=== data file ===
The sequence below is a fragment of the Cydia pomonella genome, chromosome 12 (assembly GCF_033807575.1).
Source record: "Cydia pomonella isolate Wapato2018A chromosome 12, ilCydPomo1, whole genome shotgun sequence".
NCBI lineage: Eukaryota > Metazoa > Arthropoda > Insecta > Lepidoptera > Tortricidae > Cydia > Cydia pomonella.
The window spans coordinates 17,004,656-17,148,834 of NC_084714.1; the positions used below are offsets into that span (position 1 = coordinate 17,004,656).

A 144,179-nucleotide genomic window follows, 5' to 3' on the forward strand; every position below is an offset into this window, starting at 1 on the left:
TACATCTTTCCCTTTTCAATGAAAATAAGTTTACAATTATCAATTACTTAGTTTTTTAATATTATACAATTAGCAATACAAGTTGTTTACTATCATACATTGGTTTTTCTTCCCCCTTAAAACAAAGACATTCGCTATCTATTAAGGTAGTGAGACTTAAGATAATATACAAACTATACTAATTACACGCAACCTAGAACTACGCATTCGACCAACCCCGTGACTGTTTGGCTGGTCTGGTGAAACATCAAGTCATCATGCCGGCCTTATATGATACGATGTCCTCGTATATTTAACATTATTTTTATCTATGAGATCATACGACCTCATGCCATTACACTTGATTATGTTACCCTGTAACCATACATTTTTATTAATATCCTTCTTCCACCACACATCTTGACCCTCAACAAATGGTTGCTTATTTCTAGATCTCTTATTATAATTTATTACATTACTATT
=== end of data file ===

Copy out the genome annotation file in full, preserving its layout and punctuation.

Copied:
The sequence below is a fragment of the Cydia pomonella genome, chromosome 12 (assembly GCF_033807575.1).
Source record: "Cydia pomonella isolate Wapato2018A chromosome 12, ilCydPomo1, whole genome shotgun sequence".
NCBI lineage: Eukaryota > Metazoa > Arthropoda > Insecta > Lepidoptera > Tortricidae > Cydia > Cydia pomonella.
The window spans coordinates 17,004,656-17,148,834 of NC_084714.1; the positions used below are offsets into that span (position 1 = coordinate 17,004,656).

A 144,179-nucleotide genomic window follows, 5' to 3' on the forward strand; every position below is an offset into this window, starting at 1 on the left:
TACATCTTTCCCTTTTCAATGAAAATAAGTTTACAATTATCAATTACTTAGTTTTTTAATATTATACAATTAGCAATACAAGTTGTTTACTATCATACATTGGTTTTTCTTCCCCCTTAAAACAAAGACATTCGCTATCTATTAAGGTAGTGAGACTTAAGATAATATACAAACTATACTAATTACACGCAACCTAGAACTACGCATTCGACCAACCCCGTGACTGTTTGGCTGGTCTGGTGAAACATCAAGTCATCATGCCGGCCTTATATGATACGATGTCCTCGTATATTTAACATTATTTTTATCTATGAGATCATACGACCTCATGCCATTACACTTGATTATGTTACCCTGTAACCATACATTTTTATTAATATCCTTCTTCCACCACACATCTTGACCCTCAACAAATGGTTGCTTATTTCTAGATCTCTTATTATAATTTATTACATTACTATT